Written by Guest Blogger: Patti Hopkins, Owner at La Costa Solutions for Women 
www.lacostawomen.com  

My expertise in the area of Sober Living Homes began long before I decided to open one of my own. Being in long-term recovery myself, I have sponsored many women. Through these relationships, I have learned a lot about how sober living environments are operated; the good and the bad alike.

The primary things I have learned over the years that I would pass on to any consumers or professionals are the red flags that are the signs and symptoms of an unhealthy, or low quality sober living.

Firstly, this phase of the recovery process has to be in an environment that is safe for people new to recovery.  This means free of not only alcohol and drugs, but free of chaos and drama.  A good transitional living home will have a house manager or owner that actually lives on site.  It is extremely helpful, and in my opinion preferable, if the leadership roles are filled by people who are in recovery themselves because sober living is a peer based supportive environment.   I use the word recovery, in this recommendation, but I should disclose that their time in personal recovery should be long term.  Some sober living homes will have a person who is relatively new to recovery themselves as the manager and this is often problematic because they are still going through a lot of personal changes in their own lives.

My personal experience is that Coed Houses are also not a healthy environment. The first thing an alcoholic or addict does when you take away their alcohol or drugs is look for another way to distract themselves or to validate themselves. I have seen it EVERY time in Coed Houses…where very unhealthy relationships start up and the percentages of relapse are extremely high.  Gender specific is a much more effective model for sober living homes.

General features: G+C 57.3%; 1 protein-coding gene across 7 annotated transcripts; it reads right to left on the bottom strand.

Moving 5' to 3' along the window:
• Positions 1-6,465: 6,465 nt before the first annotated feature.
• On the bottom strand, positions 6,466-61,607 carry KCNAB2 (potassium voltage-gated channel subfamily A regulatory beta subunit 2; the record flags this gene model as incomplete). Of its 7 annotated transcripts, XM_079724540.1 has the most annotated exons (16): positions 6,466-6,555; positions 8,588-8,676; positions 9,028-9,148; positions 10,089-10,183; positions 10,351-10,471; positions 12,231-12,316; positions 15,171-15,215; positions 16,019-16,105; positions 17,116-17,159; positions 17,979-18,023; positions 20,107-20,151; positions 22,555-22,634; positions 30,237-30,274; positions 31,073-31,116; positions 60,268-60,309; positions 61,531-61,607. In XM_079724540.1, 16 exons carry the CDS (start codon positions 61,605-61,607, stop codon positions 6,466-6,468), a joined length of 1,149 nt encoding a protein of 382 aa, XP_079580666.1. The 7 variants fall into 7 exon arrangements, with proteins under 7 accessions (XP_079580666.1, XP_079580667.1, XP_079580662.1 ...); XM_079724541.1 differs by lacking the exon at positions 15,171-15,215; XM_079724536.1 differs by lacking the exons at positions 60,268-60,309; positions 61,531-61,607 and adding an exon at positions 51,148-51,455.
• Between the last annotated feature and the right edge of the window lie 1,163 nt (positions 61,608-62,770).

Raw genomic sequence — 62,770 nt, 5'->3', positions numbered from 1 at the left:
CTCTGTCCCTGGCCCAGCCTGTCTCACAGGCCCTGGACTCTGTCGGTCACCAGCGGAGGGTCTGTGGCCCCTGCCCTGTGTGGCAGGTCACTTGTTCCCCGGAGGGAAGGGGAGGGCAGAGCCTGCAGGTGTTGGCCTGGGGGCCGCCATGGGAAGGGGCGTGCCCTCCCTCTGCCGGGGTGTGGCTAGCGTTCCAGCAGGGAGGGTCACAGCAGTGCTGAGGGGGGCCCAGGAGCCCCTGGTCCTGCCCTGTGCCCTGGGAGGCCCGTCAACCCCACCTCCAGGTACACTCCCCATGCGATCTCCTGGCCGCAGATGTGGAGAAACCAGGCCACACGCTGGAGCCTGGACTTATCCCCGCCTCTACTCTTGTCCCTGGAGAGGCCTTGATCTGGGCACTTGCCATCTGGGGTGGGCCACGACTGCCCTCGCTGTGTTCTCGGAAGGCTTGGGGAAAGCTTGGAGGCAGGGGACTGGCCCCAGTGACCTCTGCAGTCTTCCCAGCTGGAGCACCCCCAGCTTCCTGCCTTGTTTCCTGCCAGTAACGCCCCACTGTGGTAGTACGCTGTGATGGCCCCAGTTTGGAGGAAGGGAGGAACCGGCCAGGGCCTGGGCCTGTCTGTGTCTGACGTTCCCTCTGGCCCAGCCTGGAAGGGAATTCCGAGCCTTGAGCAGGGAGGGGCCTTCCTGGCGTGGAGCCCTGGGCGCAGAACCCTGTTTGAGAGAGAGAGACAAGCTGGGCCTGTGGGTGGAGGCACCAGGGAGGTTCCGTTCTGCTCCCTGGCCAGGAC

Before entering a sober living (or entering a loved one) I recommend clarifying specifically how prescription drugs are handled. Remember, this is an environment with people in very new recover, and some will be more committed to their recovery than others. Drug addicts seek drugs when they are in their disease or when they are in a mental relapse. There should be a safe protocol in place regarding how prescription drugs are stored and handled.

Always ask about their relapse policy. Do they even have one? I have heard horror stories about people using and drinking in the sober living home itself. Make sure that you feel confident in what the person tells you regarding how they handle relapse.  A good way to do this can be to ask them to tell you about how they handled a past client that relapsed?  Are they clear in what they are telling you?  Relapses do occur in all sober living homes but the good ones are much better at keeping positive boundaries, keeping their homes safe, and at helping slips not turn into a full blown relapse requiring hospitalization.

Go see the house if it is possible. If you are going to be transitioning from another state and going to sober living sight unseen, call 2-3 reputable treatment facilities close to the house and ask them if they have heard anything about the house. You can also look online at sites like Google Places and Yelp for reviews on from past clients or professionals who have worked with the facility.

Make sure to ask for specifics as to what is included in the cost. I have heard of houses “tacking on” extra costs for rides, drug testing, etc. that clients had no knowledge of before entering.

Lastly, make sure what the philosophy of the house is. Are they a12 Step based house? Are they based in Smart Recovery or LifeRing? Is it required that the clients attend meetings and/or support groups that promote a recovery lifestyle?

It is advisable to avoid a house where recovery is not the base. If there is no structure and no leadership, people with few recovery skills can spiral into negative thinking and discussions and this kind of culture can drag you or your loved one into the muck and mire as well.  The chances for building a foundation in recovery is very low if an example and positive peer culture is not firmly entrenched in the sober living environment.

A good sober living home will have a good reputation in their community and you will likely feel comfortable and satisfied with your initial conversation with them. If you don’t feel that the person you reached on the first contact was engaging, interested and caring…it is probably not the right place.

I wish you all the success in your search and in your journey of Recovery!!

Patti Hopkins

Owner/ La Costa Solutions for Women Sober Living Home

North San Diego County,
Carlsbad, CA

www.lacostawomen.com